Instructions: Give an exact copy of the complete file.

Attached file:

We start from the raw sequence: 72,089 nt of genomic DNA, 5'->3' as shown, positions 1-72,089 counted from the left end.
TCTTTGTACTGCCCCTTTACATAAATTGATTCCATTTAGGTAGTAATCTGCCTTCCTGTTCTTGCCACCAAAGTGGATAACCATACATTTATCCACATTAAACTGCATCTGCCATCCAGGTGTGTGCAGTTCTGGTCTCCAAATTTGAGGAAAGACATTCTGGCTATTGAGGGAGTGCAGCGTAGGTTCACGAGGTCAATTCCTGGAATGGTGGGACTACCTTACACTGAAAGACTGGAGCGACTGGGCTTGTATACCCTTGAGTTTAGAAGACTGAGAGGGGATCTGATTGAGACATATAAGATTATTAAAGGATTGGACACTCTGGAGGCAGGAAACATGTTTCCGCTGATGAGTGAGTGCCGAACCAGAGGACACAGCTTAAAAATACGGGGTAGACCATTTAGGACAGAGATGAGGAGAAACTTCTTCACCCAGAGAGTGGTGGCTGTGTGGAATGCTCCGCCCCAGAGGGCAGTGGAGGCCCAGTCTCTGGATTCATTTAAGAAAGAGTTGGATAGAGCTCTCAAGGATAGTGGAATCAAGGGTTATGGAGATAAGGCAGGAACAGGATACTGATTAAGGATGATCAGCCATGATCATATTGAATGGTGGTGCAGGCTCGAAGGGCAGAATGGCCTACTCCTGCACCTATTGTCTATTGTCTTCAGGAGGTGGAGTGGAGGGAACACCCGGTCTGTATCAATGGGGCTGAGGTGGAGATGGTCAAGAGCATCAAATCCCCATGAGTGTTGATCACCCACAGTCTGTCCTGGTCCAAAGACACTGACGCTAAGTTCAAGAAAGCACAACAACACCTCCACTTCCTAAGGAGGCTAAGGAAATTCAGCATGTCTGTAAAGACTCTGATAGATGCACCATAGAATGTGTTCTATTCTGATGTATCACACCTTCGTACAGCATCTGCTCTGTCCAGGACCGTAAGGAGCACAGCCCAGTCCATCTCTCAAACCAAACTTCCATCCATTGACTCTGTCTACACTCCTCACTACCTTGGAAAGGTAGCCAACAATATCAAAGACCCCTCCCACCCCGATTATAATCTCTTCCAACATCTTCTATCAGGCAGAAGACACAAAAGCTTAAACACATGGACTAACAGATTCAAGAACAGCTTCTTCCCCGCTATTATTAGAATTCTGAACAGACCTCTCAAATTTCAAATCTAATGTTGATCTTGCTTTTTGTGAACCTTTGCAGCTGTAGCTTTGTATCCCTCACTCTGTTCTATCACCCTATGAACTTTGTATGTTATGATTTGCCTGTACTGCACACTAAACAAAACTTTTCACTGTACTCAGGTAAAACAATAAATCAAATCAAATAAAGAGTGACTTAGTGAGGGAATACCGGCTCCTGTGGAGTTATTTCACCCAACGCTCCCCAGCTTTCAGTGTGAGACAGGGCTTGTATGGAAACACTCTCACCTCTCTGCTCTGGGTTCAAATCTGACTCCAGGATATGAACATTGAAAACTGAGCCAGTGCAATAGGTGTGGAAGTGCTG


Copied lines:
We start from the raw sequence: 72,089 nt of genomic DNA, 5'->3' as shown, positions 1-72,089 counted from the left end.
TCTTTGTACTGCCCCTTTACATAAATTGATTCCATTTAGGTAGTAATCTGCCTTCCTGTTCTTGCCACCAAAGTGGATAACCATACATTTATCCACATTAAACTGCATCTGCCATCCAGGTGTGTGCAGTTCTGGTCTCCAAATTTGAGGAAAGACATTCTGGCTATTGAGGGAGTGCAGCGTAGGTTCACGAGGTCAATTCCTGGAATGGTGGGACTACCTTACACTGAAAGACTGGAGCGACTGGGCTTGTATACCCTTGAGTTTAGAAGACTGAGAGGGGATCTGATTGAGACATATAAGATTATTAAAGGATTGGACACTCTGGAGGCAGGAAACATGTTTCCGCTGATGAGTGAGTGCCGAACCAGAGGACACAGCTTAAAAATACGGGGTAGACCATTTAGGACAGAGATGAGGAGAAACTTCTTCACCCAGAGAGTGGTGGCTGTGTGGAATGCTCCGCCCCAGAGGGCAGTGGAGGCCCAGTCTCTGGATTCATTTAAGAAAGAGTTGGATAGAGCTCTCAAGGATAGTGGAATCAAGGGTTATGGAGATAAGGCAGGAACAGGATACTGATTAAGGATGATCAGCCATGATCATATTGAATGGTGGTGCAGGCTCGAAGGGCAGAATGGCCTACTCCTGCACCTATTGTCTATTGTCTTCAGGAGGTGGAGTGGAGGGAACACCCGGTCTGTATCAATGGGGCTGAGGTGGAGATGGTCAAGAGCATCAAATCCCCATGAGTGTTGATCACCCACAGTCTGTCCTGGTCCAAAGACACTGACGCTAAGTTCAAGAAAGCACAACAACACCTCCACTTCCTAAGGAGGCTAAGGAAATTCAGCATGTCTGTAAAGACTCTGATAGATGCACCATAGAATGTGTTCTATTCTGATGTATCACACCTTCGTACAGCATCTGCTCTGTCCAGGACCGTAAGGAGCACAGCCCAGTCCATCTCTCAAACCAAACTTCCATCCATTGACTCTGTCTACACTCCTCACTACCTTGGAAAGGTAGCCAACAATATCAAAGACCCCTCCCACCCCGATTATAATCTCTTCCAACATCTTCTATCAGGCAGAAGACACAAAAGCTTAAACACATGGACTAACAGATTCAAGAACAGCTTCTTCCCCGCTATTATTAGAATTCTGAACAGACCTCTCAAATTTCAAATCTAATGTTGATCTTGCTTTTTGTGAACCTTTGCAGCTGTAGCTTTGTATCCCTCACTCTGTTCTATCACCCTATGAACTTTGTATGTTATGATTTGCCTGTACTGCACACTAAACAAAACTTTTCACTGTACTCAGGTAAAACAATAAATCAAATCAAATAAAGAGTGACTTAGTGAGGGAATACCGGCTCCTGTGGAGTTATTTCACCCAACGCTCCCCAGCTTTCAGTGTGAGACAGGGCTTGTATGGAAACACTCTCACCTCTCTGCTCTGGGTTCAAATCTGACTCCAGGATATGAACATTGAAAACTGAGCCAGTGCAATAGGTGTGGAAGTGCTG